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I post this as the race is approaching its finish; see live tracking at the bottom here.

Twenty-fours hours ago Baltimore-based Chock WYTL-65602 was leaving Annapolis to go on station as pin boat 1 . . . the west side of the starting gate.  Pin boat here takes on a whole new meaning.  For a Chock-sibling with a different mission, see bowsprite’s latest here.

Norfolk Rebel, currently itself transformed into a schooner and sailing, was the other pin boat.  Here the jaunty captain and crew relax as schooners arrive at the starting line midday yesterday.

Condor was our platform, dashing around trying to catch the arriving schooners as they plotted a “red-carpet” course toward the pin boats.  No offense to the smaller, class B boats . . . the faster ones . . . but we focused on the larger class A boats.  First in was A. J. Meerwald.  Links to many of the vessels can be found here for full info, but Meerwald is 84 years afloat.

Next across the red carpet . . . Sultana . . .

Lady Maryland . . . whom I sawsome years back in the sixth boro,

Some of the class B boats like the one in the distance . . . I never could identify.  Any help?  RORO is Rigel Leader.

Mystic Whaler and unidentified in background.

And the two vessels  (sort of) that started it all . . .  From l to r, 1916-launched, Tottenville NY-built Virgina  and Pride of Baltimore 2.

Kings Pointer . . .  Summerwind, a 1929 Alden schooner, and unidentified smaller vessels.

Anyone identify these?

Libertate.

A part of the field just minutes before the starter-cannon.

When a schooner races starts on a day with little wind, vessels crowd on all manner of sail, and yet . . . the “natives” on SUPs pass them.  I believe the schooner is Prom Queen, now vying for first across the finish line.

Mystic Whaler and Summerwind, with bulker Clipper Emperor in the distance.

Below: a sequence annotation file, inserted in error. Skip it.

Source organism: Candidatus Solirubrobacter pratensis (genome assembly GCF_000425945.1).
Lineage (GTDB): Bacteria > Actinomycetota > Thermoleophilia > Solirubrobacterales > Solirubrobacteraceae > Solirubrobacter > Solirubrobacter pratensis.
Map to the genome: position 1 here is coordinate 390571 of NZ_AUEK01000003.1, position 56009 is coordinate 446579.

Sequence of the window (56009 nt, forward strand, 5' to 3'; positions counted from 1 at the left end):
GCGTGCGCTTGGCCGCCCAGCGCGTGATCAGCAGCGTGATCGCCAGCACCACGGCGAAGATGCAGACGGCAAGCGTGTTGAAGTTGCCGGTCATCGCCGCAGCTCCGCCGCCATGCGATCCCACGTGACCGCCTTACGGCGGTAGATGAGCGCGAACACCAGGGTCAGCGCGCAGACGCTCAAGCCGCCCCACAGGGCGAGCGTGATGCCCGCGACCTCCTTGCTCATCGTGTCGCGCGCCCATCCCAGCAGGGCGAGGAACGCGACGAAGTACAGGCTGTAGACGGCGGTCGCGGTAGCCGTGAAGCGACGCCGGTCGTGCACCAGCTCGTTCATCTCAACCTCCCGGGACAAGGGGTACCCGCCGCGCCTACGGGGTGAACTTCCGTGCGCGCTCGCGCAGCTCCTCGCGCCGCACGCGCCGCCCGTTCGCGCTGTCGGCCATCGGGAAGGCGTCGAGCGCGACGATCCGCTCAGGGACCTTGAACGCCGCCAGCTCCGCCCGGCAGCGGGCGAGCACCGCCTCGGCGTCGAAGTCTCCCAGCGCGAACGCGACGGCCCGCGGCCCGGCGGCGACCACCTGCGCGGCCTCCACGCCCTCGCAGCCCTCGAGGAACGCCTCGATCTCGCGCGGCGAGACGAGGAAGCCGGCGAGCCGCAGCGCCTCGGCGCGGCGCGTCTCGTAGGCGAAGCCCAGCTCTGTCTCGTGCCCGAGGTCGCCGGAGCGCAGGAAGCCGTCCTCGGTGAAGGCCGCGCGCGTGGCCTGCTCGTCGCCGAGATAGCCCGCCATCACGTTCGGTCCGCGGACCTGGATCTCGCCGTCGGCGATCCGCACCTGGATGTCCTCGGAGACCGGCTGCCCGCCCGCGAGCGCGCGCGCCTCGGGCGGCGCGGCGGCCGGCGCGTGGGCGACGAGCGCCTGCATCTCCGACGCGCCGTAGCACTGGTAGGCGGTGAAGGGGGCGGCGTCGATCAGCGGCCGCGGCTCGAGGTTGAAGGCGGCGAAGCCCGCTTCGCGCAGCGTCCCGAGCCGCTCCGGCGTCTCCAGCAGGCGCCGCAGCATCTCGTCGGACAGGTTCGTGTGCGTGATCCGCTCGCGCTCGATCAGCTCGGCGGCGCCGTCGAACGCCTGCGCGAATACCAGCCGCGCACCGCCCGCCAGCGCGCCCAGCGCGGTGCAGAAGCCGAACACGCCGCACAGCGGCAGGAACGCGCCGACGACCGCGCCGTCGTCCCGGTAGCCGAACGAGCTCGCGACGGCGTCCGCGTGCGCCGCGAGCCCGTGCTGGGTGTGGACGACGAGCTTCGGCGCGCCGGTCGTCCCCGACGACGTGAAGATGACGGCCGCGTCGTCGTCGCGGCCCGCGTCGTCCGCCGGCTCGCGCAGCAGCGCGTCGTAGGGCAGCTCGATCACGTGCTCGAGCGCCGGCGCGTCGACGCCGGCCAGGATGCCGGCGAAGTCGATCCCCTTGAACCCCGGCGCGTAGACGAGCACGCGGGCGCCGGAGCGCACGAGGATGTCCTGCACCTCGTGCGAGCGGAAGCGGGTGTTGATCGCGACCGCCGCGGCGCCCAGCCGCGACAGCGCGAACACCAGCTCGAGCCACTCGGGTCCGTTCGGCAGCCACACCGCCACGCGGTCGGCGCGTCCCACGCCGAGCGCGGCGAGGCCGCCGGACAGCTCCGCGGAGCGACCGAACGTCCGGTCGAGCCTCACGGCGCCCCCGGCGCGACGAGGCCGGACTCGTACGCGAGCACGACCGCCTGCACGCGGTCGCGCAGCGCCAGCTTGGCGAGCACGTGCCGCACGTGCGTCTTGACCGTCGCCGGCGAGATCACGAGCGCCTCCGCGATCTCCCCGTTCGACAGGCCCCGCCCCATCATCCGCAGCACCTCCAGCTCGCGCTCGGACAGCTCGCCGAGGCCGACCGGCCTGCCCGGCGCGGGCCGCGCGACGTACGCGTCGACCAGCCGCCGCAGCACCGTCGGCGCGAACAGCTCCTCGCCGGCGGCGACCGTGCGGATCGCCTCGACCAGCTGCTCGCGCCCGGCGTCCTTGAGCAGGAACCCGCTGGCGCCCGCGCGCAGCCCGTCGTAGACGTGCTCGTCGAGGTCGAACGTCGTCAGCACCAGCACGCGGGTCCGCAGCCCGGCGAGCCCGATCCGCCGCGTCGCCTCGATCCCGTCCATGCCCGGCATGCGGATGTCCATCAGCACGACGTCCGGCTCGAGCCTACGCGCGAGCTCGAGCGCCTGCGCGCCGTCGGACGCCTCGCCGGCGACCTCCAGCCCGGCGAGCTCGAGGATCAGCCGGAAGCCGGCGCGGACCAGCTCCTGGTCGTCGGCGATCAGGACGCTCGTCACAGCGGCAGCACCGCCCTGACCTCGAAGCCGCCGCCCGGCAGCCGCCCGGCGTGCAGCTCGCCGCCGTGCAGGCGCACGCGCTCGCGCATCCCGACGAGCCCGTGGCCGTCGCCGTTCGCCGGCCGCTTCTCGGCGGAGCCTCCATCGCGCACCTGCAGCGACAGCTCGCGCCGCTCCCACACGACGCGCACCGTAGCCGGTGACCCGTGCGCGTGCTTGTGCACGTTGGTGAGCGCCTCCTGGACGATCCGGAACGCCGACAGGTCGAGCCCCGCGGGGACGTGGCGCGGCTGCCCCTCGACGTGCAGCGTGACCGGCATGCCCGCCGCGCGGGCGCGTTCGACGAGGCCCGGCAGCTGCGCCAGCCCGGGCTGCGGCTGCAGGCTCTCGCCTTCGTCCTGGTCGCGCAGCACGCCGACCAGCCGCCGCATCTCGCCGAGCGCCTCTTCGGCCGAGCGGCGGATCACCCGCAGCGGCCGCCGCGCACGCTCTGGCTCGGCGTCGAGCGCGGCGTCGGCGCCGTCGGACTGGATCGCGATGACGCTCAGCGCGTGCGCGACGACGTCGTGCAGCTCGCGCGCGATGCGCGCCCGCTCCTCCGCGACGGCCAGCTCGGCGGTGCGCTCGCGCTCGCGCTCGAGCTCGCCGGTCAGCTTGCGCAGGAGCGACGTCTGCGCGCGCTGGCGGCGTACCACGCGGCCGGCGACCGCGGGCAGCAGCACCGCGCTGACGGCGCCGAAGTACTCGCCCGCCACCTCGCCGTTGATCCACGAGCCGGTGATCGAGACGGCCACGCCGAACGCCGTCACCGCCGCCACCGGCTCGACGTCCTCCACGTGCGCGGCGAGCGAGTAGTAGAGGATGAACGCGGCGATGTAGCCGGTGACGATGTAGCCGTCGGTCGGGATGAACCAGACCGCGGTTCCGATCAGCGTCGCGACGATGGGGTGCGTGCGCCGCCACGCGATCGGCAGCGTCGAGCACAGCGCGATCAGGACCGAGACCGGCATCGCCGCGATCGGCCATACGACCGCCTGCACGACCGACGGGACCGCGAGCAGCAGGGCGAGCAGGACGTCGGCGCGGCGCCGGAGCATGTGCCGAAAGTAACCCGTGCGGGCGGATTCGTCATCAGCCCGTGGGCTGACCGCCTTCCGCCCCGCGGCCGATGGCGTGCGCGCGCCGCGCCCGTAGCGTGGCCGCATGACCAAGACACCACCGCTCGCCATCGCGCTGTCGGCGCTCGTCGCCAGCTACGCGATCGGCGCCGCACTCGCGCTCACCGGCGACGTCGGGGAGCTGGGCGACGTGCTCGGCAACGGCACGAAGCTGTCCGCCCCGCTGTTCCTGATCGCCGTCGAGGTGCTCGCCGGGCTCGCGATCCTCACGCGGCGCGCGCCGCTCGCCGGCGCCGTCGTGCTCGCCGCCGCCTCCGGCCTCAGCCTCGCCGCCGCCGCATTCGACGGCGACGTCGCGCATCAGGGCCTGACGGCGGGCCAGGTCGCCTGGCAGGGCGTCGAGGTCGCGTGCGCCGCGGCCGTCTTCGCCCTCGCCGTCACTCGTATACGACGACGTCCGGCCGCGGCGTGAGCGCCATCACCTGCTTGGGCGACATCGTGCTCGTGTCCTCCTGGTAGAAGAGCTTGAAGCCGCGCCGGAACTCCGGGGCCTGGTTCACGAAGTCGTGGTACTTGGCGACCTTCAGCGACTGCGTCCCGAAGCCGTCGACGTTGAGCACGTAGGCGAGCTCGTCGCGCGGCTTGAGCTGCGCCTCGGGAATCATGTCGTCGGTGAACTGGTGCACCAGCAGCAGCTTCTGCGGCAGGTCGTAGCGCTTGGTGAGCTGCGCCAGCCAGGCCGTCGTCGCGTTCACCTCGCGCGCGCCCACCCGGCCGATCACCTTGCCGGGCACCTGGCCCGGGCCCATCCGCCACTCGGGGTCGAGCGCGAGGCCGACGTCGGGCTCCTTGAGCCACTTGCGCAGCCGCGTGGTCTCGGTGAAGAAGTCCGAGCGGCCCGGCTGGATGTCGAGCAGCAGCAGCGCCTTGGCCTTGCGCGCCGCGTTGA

Part of the field follows.  Notice the difference between the start of a schooner race and a tug race.

First Coast bypassed the schooners towing a barge and was already in Norfolk by the wee hours today.

The natives sat down on their boards and hung out at pin boat Chock,

as racers rocket south toward Norfolk.

All fotos by Will Van Dorp.  Thanks to anyone who can identify some of the vessels I could not.

More from the race’s start tomorrow.

When this event happened on Memorial Day in the sixth boro, I wrote about it as “cast.”   The New London cast right after the 4th of July was quite different.   All these fotos come with thanks to Birk Thomas, now at sea. Ferry New London is automatically part of the local and daily cast .

Thames (rhymes with “james” ) Towboat Company’s   John P. Wronowski (2004) was built in Florida.

Gwendolyn (1975) was built in Louisiana.

USCGC Eagle began to take shape in Hamburg in 1936.

USS Carter Hall had her keel laid in Louisiana in 1991.

Adam uses her 450 hp mostly around the Thames Towboat Company yards, where it was built.

Patricia Ann came out of a Louisiana shipyard as a YTB on hull #758 . .  to Hercules #766, now in Nigeria.

Figureheads need inspection.

John P. and Paul A. Wronowski (1980 in Connecticut) assist USS Carter Hall into its berth.  Paul A. was one of the first z-drive tugs ever built.

Ticonderoga (1936 by Herreshoff in Boston as Tioga) begs to be seen from closer, much closer.

Ferry Race Point is cast, even if she’s really working the run to Fisher’s Island.

Behold Wolf . . . she flies the flag of the Conch Republic, where I found myself exactly a year ago!